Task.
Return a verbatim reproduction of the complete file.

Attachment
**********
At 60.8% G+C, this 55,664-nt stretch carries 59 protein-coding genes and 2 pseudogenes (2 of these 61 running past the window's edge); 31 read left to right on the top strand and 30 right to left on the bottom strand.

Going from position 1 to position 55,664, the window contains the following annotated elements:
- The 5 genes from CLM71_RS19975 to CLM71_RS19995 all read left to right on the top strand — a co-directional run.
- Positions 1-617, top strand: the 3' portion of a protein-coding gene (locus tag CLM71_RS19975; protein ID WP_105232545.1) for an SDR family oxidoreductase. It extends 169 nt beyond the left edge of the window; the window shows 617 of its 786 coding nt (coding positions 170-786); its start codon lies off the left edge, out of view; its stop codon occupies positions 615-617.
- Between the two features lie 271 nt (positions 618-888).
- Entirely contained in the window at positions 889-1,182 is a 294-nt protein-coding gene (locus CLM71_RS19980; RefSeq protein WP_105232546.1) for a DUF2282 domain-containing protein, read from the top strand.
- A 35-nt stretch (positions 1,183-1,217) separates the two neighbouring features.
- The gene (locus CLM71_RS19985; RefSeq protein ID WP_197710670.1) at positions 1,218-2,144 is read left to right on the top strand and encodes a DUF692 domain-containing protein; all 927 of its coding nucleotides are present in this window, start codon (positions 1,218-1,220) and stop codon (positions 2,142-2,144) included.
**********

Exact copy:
At 60.8% G+C, this 55,664-nt stretch carries 59 protein-coding genes and 2 pseudogenes (2 of these 61 running past the window's edge); 31 read left to right on the top strand and 30 right to left on the bottom strand.

Going from position 1 to position 55,664, the window contains the following annotated elements:
- The 5 genes from CLM71_RS19975 to CLM71_RS19995 all read left to right on the top strand — a co-directional run.
- Positions 1-617, top strand: the 3' portion of a protein-coding gene (locus tag CLM71_RS19975; protein ID WP_105232545.1) for an SDR family oxidoreductase. It extends 169 nt beyond the left edge of the window; the window shows 617 of its 786 coding nt (coding positions 170-786); its start codon lies off the left edge, out of view; its stop codon occupies positions 615-617.
- Between the two features lie 271 nt (positions 618-888).
- Entirely contained in the window at positions 889-1,182 is a 294-nt protein-coding gene (locus CLM71_RS19980; RefSeq protein WP_105232546.1) for a DUF2282 domain-containing protein, read from the top strand.
- A 35-nt stretch (positions 1,183-1,217) separates the two neighbouring features.
- The gene (locus CLM71_RS19985; RefSeq protein ID WP_197710670.1) at positions 1,218-2,144 is read left to right on the top strand and encodes a DUF692 domain-containing protein; all 927 of its coding nucleotides are present in this window, start codon (positions 1,218-1,220) and stop codon (positions 2,142-2,144) included.